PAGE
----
JeI links with Harkat-ul-Jihad-al Islami Bangladesh (HuJI-B) were exposed on March 29, 2013, when Detective Branch (DB) personnel arrested 13 extremists, including former JeI leader Farid Uddin Ahammad, along with Afghan war veteran Farid Uddin Masud who was a leader of HuJI in Pakistan, from Dhaka city. Nazrul Islam Mollah, Deputy Commissioner of DB, on March 31, 2013, stated, “The detained militant leaders directly and indirectly support the anti-government movement and they were working against the war crimes trial. Farid Uddin Ahammad opted for reviving HuJI as there are similarities in the ideologies of the HuJI in Bangladesh, Pakistan and Afghanistan.”

Deputy Leader of the Jatiya Sangsad (Parliament), Syeda Sajeda Chowdhury, warned against a extremist-terrorist revival on July 25, 2013: “They are trying to raise heads once again… they are conspiring again. We must get united as we’ll have to resist JeI… we’ll have to be tougher… we the freedom fighters will have to annihilate them in our lifetime. We’ll have to resist those who still dream of turning the country into Pakistan. We’ll never let the country slip into the hands of Pakistan. We’ll have to move forward with the Liberation War spirit.”

As the country’s General Elections approach, the Sheikh Hasina Wajed Government will be confronted with a rising challenge to stem escalating violence and to provide an environment of security and safety for an ordered exercise of the people’s democratic rights.


Weekly Fatalities: Major Conflicts in South Asia
July 29-August 4, 2013



Security Force Personnel







Jammu and Kashmir




Left-wing Extremism






Total (INDIA)






Khyber Pakhtunkhwa







Provisional data compiled from English language media sources.


Dhaka High Court declares JeI registration illegal: The Dhaka High Court (HC) on August 1 declared the registration of Jamaat-e-Islami (JeI), the biggest right-wing party of Bangladesh, as illegal. A three-member special bench of Justice M. Moazzam Husain, Justice M. Enayetur Rahim and Justice Quazi Reza-Ul Hoque passed the judgement accepting a writ petition challenging the legality of JeI's registration as a political party. The petition filed by the secretary general of the Bangladesh Tariqat Federation Syed Rezaul Haque Chandpuri and 24 other leaders of the Federation on January 25, 2009, said the JeI was a religion-based political party and it did not believe in independence and sovereignty of Bangladesh. The Court in its verdict observed: "By majority, rule is made absolute and registration given to Jamaat by the Election Commission is declared illegal and void. It is hereby declared illegal." Daily Star, August 1-2, 2013.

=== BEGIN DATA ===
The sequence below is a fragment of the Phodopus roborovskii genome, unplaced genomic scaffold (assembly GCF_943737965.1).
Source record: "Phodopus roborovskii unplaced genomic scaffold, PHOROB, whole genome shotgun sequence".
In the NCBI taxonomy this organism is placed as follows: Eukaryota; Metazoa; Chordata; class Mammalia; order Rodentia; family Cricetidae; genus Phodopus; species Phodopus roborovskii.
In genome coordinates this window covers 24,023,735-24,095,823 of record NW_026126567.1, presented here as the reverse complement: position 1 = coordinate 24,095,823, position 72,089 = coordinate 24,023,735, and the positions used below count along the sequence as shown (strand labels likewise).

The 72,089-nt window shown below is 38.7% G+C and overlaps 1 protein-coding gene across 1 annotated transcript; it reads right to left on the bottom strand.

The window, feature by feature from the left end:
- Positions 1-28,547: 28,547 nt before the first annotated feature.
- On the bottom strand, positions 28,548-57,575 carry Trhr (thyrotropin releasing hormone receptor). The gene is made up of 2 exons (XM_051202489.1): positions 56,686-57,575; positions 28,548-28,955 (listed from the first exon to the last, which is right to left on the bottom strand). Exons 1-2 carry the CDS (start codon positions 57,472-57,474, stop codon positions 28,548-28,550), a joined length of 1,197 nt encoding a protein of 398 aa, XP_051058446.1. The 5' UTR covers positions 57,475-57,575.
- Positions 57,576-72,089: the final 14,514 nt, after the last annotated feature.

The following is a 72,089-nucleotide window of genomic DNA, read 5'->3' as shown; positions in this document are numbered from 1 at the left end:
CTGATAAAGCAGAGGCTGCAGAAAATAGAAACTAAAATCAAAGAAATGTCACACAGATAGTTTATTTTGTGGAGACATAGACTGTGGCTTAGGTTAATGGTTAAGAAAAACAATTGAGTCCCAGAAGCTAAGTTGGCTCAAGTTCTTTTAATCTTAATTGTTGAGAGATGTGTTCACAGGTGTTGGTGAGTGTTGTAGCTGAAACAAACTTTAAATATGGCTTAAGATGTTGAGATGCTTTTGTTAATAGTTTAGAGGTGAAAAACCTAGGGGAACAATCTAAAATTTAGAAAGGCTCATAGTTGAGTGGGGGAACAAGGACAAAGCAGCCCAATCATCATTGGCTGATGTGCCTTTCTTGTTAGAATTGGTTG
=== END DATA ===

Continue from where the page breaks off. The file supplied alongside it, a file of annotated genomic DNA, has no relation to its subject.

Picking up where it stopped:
Batla House encounter convict Shahzad Ahmed gets life term for killing Inspector M.C. Sharma: A trial court on July 30 sentenced suspected Indian Mujahideen (IM) terrorist Shahzad Ahmed to life imprisonment for the murder of Inspector M.C. Sharma during the September 19, 2008, Batla House encounter. Besides the life term, Shahzad was also sentenced to 10 years' imprisonment for attempting to murder two other Police Officials by shooting at them, seven years for assaulting Policemen and five years for destruction of evidence. All the sentences would run concurrently. Shahzad was also fined INR 95,000. Times of India, July 31, 2013.

NIA announces reward of INR 10, 00,000 for spotting 12 IM terrorists: The National Investigation Agency (NIA) has announced that any informant providing hideout details of 12 Indian Mujahideen (IM) cadres, involved in several blasts in the country, will be rewarded with INR 10, 00,000. It has given instructions to all Police commissionerates across the country to display photos of 12 IM cadres, at road junctions and also in all Police Stations in Mumbai city. Times of India, August 1, 2013.

Court orders forfeiture of UNLF assets: The special National Investigation Agency (NIA) Court in Guwahati has ordered forfeiture of property of the United National Liberation Front (UNLF) under Unlawful Activities Prevention Act (UAPA) after it was proved that the property was bought from proceeds of extortions. The order was passed by the Court last week in connection with a case registered against operatives of the UNLF. Sangai Express, August 1, 2013.

IM may be growing stronger in India's Northeast and Bangladesh, says Intelligence report: Intelligence agencies have found that Indian Mujahideen (IM) may have grown strong footprints in India's Northeast and Bangladesh. In fact, agencies have credible information that IM played a significant role in providing relief to displaced Muslims in the June 2012 Bodo-Muslim riots in Assam. "There are reports of them having developed contacts with some religious groups in Assam and their activity has been significant in areas such as Dhubri. They have also developed footprints in Sylhet region of Bangladesh and are suspected to have developed pockets of influence in Myanmar-Bangladesh border region through LeT," said an intelligence official. "The objective of participating in relief operations in Assam seemed to be aimed at creation of an IM constitution and radicalization of Muslim youth at the wrong end of justice in the state," he added. Times of India, August 5, 2013.